Campaign 2000: fasten your seat belts
This November, we get to choose between two men with clear-cut differences in their approach to the role of government. Al Gore wants more. George W. Bush wants less. Here are some additional areas of difference:
The economy. President George Bush never quite grasped the economic genius of Reaganomics and let the 100 months of the Reagan economic expansion slip through his fingers. In a race between a gentleman and a scoundrel, the scoundrel won. Ironically, the scoundrel has surfed the resurgent wave of Reaganomics for almost eight years and, of course, takes credit for it. Even Clinton’s massive tax increases have not reversed what Reagan and the Kemp-Roth tax cuts set in motion in 1981.
Al Gore needs to distance himself from the corruption and scandals of the Clinton-Gore Administration and, at the same time, claim he can keep the nation on top of the yet-to-crest economic wave. Gore must promise the status quo.
George W. Bush must advance ideas that will keep us on top of the economic wave while, at the same time, making it possible for more and more Americans to enjoy the ride as well. Bush must promise even greater prosperity.
Both candidates will probably make the mistake of believing that promises of tax cuts and deficit reduction will attract more voters. Primarily, voters want a fiscally prudent fix for Social Security and access to affordable health care. After that, they want deficit reduction and tax cuts.
Credibility. Al Gore has a history of making false statements. Obviously, Gore’s claims of inventing the Internet and that he and Tipper inspired the book Love Story are false.
Illegal drugs. George W. Bush maintains that his life prior to running for elective office is private. After that, he’s an open book. Right now, there is only an unsubstantiated allegation of college cocaine use. Meanwhile, a former friend says Gore was heavy into marijuana on his return from Vietnam.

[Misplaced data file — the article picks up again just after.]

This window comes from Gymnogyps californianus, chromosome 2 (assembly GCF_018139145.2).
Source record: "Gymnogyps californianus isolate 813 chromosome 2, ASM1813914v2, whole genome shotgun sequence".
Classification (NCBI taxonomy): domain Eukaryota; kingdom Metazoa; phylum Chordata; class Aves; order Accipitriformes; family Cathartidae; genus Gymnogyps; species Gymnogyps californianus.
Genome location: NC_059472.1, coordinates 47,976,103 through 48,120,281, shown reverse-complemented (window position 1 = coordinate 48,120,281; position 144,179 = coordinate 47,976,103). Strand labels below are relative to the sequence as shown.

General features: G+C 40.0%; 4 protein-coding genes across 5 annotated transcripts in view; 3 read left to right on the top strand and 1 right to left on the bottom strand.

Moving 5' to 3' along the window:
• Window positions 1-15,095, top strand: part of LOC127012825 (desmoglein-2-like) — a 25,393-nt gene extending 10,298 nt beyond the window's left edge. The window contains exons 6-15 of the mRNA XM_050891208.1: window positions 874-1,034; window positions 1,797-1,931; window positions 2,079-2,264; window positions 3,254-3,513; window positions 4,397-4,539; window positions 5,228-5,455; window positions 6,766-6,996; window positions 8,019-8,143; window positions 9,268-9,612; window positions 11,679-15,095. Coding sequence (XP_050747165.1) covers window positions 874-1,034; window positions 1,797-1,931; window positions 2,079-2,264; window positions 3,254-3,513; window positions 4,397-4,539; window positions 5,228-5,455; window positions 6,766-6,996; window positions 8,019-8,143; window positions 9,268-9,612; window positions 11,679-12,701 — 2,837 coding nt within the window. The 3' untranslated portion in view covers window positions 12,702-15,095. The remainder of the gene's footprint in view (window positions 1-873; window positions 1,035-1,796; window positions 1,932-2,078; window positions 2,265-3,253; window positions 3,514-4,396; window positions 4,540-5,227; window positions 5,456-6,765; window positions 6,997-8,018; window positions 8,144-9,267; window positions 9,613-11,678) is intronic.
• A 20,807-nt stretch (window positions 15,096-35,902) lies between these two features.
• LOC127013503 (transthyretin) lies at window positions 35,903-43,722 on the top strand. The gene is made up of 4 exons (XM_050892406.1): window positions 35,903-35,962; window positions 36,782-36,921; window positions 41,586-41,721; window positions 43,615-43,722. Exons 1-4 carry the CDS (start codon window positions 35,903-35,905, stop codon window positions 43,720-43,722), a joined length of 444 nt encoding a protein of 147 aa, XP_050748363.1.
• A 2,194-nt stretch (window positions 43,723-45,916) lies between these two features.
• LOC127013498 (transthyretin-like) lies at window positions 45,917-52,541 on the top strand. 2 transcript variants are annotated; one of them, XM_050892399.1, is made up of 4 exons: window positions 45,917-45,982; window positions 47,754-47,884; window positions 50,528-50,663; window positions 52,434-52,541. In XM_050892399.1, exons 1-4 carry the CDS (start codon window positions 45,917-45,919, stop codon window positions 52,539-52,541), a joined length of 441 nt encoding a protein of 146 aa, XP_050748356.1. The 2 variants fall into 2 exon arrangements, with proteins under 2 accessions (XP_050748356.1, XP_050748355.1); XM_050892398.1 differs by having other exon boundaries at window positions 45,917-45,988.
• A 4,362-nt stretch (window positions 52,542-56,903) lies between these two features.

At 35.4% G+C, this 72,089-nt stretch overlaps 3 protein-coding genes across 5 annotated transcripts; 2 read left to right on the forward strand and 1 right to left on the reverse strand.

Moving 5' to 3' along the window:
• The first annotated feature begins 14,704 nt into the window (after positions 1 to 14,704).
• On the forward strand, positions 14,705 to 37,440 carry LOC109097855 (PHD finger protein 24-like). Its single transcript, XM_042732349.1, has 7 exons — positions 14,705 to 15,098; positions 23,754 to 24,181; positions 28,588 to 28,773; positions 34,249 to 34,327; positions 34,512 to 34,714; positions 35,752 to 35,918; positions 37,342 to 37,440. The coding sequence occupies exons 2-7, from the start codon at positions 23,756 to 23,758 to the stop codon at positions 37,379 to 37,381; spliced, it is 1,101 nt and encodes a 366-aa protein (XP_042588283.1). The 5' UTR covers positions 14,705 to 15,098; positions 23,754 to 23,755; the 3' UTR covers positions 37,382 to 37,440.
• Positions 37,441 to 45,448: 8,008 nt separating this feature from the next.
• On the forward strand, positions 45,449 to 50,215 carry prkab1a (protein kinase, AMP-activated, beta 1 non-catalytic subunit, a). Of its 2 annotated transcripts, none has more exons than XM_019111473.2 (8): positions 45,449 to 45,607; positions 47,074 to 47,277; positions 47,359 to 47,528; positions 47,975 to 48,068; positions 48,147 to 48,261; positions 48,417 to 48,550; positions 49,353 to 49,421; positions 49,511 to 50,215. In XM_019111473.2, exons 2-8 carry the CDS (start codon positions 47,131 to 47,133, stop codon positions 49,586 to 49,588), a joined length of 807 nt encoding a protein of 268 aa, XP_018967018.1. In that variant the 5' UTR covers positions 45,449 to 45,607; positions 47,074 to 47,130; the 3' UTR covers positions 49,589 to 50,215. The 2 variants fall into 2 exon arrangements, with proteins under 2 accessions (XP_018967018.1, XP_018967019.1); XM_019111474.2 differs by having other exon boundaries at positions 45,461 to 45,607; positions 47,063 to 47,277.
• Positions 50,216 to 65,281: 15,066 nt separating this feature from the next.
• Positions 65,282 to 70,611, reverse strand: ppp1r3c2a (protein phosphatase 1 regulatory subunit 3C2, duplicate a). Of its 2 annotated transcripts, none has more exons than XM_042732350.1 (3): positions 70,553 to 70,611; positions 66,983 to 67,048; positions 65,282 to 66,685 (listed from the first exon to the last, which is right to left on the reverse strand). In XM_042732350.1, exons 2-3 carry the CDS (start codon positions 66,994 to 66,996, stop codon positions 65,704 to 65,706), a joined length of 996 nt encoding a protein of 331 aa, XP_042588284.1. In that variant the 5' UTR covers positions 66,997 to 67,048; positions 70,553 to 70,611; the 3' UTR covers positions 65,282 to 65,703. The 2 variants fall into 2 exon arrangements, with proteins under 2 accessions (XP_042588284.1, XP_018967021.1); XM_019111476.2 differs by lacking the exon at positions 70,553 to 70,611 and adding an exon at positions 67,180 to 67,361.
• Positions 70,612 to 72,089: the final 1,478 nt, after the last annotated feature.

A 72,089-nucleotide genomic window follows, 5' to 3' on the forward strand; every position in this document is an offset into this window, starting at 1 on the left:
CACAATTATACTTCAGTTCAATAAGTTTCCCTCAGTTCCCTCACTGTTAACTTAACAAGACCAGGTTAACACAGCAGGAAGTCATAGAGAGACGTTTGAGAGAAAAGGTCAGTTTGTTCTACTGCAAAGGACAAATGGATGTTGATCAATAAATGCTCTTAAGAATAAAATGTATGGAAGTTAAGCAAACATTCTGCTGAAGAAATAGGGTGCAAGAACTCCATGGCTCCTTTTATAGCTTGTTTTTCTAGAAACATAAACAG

Flip flops. As a young congressman, Gore voted against civil rights, against gun control and was pro-tobacco and pro-life. Now, Gore is pro-civil rights, pro-gun control, pro-abortion and anti-tobacco. But flip-flopping on certain issues can be seen as a sign of growth.
Military background. Gore pounded a typewriter for a military newspaper in Vietnam. But Gore’s claim of coming under enemy fire is unfounded. George W. Bush flew the F-102 interceptor for five years for the U.S. Air Force and the Texas Air Guard. Because we enjoyed air superiority in Vietnam, we had little need for interceptor aircraft and only a few of the F-102s were deployed. How the public will decide the issue of Gore, the enlisted paper-pusher, versus Bush, the flying officer, remains to be seen. It’s probably a draw.
Family values. Apparently both Bush and Gore are good to their wives and children and both would provide the nation with “first families” of which we could be proud. Depending on one’s view, the pro-life vs. pro-abortion controversy will probably define which candidate has the better family values.
Restoring the dignity of the Oval Office. Gore, who on the day Bill Clinton was impeached called Clinton one of the greatest Presidents in American history, only added to his credibility problem. A recent study done for C-SPAN by 89 prominent historians rated Clinton, in terms of moral authority, at the bottom of the historical heap – right below Richard Nixon. Historically, Bill Clinton will never rise above Nixon, Harding, Buchanan and Andrew Johnson. Thus, Gore may have to reconsider his “respect” for Bill Clinton. Meanwhile, Bush needs to look more presidential and invoke the image of President Reagan who had such great respect for the Oval Office that he would not enter the Oval Office unless wearing a coat and tie. It is probably a safe assumption that Bill and Monica did not follow Reagan’s dress code in the Oval Office.
Hang on. This is going to be a rough and tumble campaign.
William Hamilton is a nationally syndicated columnist and featured commentator for USA Today.